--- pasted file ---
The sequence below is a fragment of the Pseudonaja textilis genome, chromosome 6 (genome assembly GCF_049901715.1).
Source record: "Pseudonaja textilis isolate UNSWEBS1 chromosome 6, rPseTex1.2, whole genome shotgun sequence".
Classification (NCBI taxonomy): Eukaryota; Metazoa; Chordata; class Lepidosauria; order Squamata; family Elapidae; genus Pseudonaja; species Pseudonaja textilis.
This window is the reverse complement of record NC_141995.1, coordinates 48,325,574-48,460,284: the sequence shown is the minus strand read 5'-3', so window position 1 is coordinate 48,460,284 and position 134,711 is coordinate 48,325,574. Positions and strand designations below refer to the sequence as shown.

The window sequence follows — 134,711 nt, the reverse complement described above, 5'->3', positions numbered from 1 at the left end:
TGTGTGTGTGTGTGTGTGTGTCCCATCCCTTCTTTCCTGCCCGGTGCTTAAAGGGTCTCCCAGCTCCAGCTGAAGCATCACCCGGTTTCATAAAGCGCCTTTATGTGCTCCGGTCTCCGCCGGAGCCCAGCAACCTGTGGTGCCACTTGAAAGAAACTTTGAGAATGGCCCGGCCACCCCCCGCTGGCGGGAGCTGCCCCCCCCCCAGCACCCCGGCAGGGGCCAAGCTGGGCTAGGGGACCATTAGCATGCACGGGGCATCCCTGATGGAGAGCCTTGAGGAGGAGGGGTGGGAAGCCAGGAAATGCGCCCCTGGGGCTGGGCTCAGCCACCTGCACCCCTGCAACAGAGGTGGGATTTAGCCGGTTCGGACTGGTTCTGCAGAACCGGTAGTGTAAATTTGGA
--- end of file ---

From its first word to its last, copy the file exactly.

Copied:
The sequence below is a fragment of the Pseudonaja textilis genome, chromosome 6 (genome assembly GCF_049901715.1).
Source record: "Pseudonaja textilis isolate UNSWEBS1 chromosome 6, rPseTex1.2, whole genome shotgun sequence".
Classification (NCBI taxonomy): Eukaryota; Metazoa; Chordata; class Lepidosauria; order Squamata; family Elapidae; genus Pseudonaja; species Pseudonaja textilis.
This window is the reverse complement of record NC_141995.1, coordinates 48,325,574-48,460,284: the sequence shown is the minus strand read 5'-3', so window position 1 is coordinate 48,460,284 and position 134,711 is coordinate 48,325,574. Positions and strand designations below refer to the sequence as shown.

The window sequence follows — 134,711 nt, the reverse complement described above, 5'->3', positions numbered from 1 at the left end:
TGTGTGTGTGTGTGTGTGTGTCCCATCCCTTCTTTCCTGCCCGGTGCTTAAAGGGTCTCCCAGCTCCAGCTGAAGCATCACCCGGTTTCATAAAGCGCCTTTATGTGCTCCGGTCTCCGCCGGAGCCCAGCAACCTGTGGTGCCACTTGAAAGAAACTTTGAGAATGGCCCGGCCACCCCCCGCTGGCGGGAGCTGCCCCCCCCCCAGCACCCCGGCAGGGGCCAAGCTGGGCTAGGGGACCATTAGCATGCACGGGGCATCCCTGATGGAGAGCCTTGAGGAGGAGGGGTGGGAAGCCAGGAAATGCGCCCCTGGGGCTGGGCTCAGCCACCTGCACCCCTGCAACAGAGGTGGGATTTAGCCGGTTCGGACTGGTTCTGCAGAACCGGTAGTGTAAATTTGGA